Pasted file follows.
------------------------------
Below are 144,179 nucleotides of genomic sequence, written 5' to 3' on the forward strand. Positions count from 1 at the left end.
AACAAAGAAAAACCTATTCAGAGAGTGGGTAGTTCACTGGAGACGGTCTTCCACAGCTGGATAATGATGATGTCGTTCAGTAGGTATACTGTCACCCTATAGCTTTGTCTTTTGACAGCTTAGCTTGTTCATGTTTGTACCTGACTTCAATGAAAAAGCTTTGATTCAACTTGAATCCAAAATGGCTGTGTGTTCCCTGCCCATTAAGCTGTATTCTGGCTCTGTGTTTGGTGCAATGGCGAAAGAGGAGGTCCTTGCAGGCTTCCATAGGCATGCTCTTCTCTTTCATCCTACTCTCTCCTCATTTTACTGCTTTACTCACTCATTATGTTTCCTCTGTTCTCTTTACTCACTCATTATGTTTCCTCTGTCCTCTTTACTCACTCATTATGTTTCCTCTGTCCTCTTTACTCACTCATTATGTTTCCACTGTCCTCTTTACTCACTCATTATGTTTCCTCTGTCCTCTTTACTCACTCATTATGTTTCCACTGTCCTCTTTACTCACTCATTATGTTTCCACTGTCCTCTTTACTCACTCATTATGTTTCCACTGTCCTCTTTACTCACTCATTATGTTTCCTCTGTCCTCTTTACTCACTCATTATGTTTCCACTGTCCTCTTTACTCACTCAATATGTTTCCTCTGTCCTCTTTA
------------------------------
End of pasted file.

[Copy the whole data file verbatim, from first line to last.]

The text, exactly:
Below are 144,179 nucleotides of genomic sequence, written 5' to 3' on the forward strand. Positions count from 1 at the left end.
AACAAAGAAAAACCTATTCAGAGAGTGGGTAGTTCACTGGAGACGGTCTTCCACAGCTGGATAATGATGATGTCGTTCAGTAGGTATACTGTCACCCTATAGCTTTGTCTTTTGACAGCTTAGCTTGTTCATGTTTGTACCTGACTTCAATGAAAAAGCTTTGATTCAACTTGAATCCAAAATGGCTGTGTGTTCCCTGCCCATTAAGCTGTATTCTGGCTCTGTGTTTGGTGCAATGGCGAAAGAGGAGGTCCTTGCAGGCTTCCATAGGCATGCTCTTCTCTTTCATCCTACTCTCTCCTCATTTTACTGCTTTACTCACTCATTATGTTTCCTCTGTTCTCTTTACTCACTCATTATGTTTCCTCTGTCCTCTTTACTCACTCATTATGTTTCCTCTGTCCTCTTTACTCACTCATTATGTTTCCACTGTCCTCTTTACTCACTCATTATGTTTCCTCTGTCCTCTTTACTCACTCATTATGTTTCCACTGTCCTCTTTACTCACTCATTATGTTTCCACTGTCCTCTTTACTCACTCATTATGTTTCCACTGTCCTCTTTACTCACTCATTATGTTTCCTCTGTCCTCTTTACTCACTCATTATGTTTCCACTGTCCTCTTTACTCACTCAATATGTTTCCTCTGTCCTCTTTA